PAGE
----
On Monday 4th September 2017, the Duchy of Lancaster started work on an extensive programme of repair and conservation works at Lancaster Castle. Scheduled for completion in June 2019, the works will open up the former prison kitchen yard and reveal a number of historic buildings currently hidden from view, including the King’s Evidence Tower, Male Felons Tower and former prison hospital building.
The Duchy has made significant progress in the restoration of Lancaster Castle since its return to Duchy ownership at the end of 2011. The initial phase of works focused on repairs and remedial works to the roofs, windows and stonework of the historic buildings facing onto the Castle courtyard. Other improvements completed this year include the transformation of the first floor of the Victorian debtors’ workshops into a new permanent Duchy office and the restoration of the Victorian clock-tower and bell. A new ‘Duchy Room’ has been opened up at the base of the clock-tower where visitors can view a standing exhibition exploring the historic links between the Castle and the Duchy over the last 750 years.
This next phase of development includes the removal and relocation of the existing Visitors Centre. As a result, the Ticket Office and Shop will be moved to the ground floor of A-Wing and the existing café will be closed while a new purpose-built catering and hospitality suite is constructed in the former ‘link block’ and along the rear exterior walls of the Castle.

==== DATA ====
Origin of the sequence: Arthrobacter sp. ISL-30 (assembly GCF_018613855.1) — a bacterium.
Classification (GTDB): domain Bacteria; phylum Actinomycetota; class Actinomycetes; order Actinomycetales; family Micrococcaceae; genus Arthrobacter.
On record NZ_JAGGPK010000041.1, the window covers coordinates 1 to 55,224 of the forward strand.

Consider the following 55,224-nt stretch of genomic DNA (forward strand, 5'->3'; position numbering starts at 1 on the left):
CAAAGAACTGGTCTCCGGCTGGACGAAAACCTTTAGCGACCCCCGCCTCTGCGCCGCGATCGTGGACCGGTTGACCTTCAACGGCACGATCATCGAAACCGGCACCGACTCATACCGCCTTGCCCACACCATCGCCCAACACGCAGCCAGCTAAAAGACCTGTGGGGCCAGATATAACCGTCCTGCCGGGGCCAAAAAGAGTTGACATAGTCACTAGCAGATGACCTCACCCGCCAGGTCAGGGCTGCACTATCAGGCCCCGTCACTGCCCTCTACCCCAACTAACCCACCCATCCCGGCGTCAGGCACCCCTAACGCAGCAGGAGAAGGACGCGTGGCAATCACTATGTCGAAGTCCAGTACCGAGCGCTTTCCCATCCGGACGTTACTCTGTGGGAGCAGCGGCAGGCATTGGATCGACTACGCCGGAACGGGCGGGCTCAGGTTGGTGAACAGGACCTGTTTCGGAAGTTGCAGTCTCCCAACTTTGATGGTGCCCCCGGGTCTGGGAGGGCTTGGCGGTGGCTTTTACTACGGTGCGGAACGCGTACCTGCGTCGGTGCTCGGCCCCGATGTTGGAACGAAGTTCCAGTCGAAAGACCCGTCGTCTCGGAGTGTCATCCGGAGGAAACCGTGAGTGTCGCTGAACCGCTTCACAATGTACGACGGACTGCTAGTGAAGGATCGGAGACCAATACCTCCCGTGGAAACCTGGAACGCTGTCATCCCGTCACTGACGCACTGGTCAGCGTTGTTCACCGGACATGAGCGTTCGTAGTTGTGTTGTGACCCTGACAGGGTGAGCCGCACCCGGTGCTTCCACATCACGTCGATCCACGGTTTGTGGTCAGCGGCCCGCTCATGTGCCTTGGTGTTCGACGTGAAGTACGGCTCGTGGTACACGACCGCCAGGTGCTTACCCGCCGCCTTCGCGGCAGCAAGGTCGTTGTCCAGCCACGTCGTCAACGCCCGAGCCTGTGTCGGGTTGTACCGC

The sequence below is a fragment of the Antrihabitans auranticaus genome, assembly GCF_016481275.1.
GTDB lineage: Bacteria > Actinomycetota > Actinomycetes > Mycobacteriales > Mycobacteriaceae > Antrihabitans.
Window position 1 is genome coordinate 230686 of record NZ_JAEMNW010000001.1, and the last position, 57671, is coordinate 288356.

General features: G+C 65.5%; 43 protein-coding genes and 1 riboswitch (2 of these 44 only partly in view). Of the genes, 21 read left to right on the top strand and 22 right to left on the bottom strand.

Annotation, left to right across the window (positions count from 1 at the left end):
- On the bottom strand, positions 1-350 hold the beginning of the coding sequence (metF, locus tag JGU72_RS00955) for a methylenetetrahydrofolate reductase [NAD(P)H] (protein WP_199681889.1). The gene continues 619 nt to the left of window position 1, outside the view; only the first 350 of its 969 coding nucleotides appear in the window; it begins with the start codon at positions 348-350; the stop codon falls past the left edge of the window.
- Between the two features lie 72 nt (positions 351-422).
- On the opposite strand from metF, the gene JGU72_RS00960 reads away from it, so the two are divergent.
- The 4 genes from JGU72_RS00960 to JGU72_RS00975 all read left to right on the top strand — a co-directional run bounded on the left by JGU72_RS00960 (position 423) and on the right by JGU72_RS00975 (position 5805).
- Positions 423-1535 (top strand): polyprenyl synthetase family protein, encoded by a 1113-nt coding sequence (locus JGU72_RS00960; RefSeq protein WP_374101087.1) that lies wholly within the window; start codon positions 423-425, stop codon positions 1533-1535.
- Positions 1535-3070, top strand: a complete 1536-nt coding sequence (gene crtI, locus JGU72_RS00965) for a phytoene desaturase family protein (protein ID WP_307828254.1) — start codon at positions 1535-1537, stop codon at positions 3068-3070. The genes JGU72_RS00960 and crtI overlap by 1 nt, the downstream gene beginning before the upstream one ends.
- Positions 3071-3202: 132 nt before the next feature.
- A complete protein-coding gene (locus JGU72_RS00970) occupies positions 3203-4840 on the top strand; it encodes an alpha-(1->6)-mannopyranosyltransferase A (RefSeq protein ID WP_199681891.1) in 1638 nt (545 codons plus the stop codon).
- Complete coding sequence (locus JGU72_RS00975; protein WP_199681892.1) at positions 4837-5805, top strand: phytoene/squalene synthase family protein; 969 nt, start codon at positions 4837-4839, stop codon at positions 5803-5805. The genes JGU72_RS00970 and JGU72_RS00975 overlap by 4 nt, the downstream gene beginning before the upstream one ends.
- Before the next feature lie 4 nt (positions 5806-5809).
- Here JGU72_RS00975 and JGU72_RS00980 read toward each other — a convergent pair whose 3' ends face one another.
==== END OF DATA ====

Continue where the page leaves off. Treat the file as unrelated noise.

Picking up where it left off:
Commenting on the plans, Graeme Chalk, Head of Project Management for the Duchy of Lancaster, said: “Our primary focus is on continuing to ensure that the Castle buildings are weather-proof and watertight. We are also committed to revealing and restoring as much of the Castle as possible and bringing these historic building back into use wherever possible. This next phase of development will do just that, creating a large new public open space, uncovering a series of arched colonnades along the front of the Victorian debtors’ workshops and establishing a state-of-the-art teaching and conference facility on site.”
A Duchy tenant on the Salwick Estate in Lancashire is establishing a reputation as a centre of excellence for all things equestrian. Forrest Sport Horses offers horse breeding, schooling, veterinary support and livery packages to a wide range of clients across the North of England.
After moving into Pepper Hill Farm just north of Preston in 2014, co-owners Georgina Cook and Rebecca Melling immediately began transforming the holding, creating purpose-built stable blocks, tack rooms, a full range of show and hunter jumps, summer and winter arenas and adjoining fields. CCTV cameras throughout the yard provide the highest levels of security and the team are now installing a hot shower room and heat lamps which will be operational from September 2017.
To celebrate their achievements to date, Georgina and Rebecca are holding an Open Day for invited guests on 2nd September and inviting those present to tour the facilities for themselves.
“We have worked really hard to create a centre here which is second to none,” said Georgina. “Quality has been our watchword. Our horses come from only the best breeding lines, our facilities are brand new and purpose-built and our staff are trained to the highest professional standards. This is a beautiful yard in a lovely part of the country – our horses (and their owners) deserve only the very best and that’s what we try to give them.”
Rebecca Melling has been involved in horse breeding from an early age and by her mid-teens was both competing and handling top stallions at some of the UK’s leading professional stud yards. She has experience in breaking, schooling and training young horses for every discipline. Georgina Cook combines a personal passion for horses with extensive commercial experience and business success. They have been in partnership together for 17 years, after co-founding Forrest Sport Horses in 2000.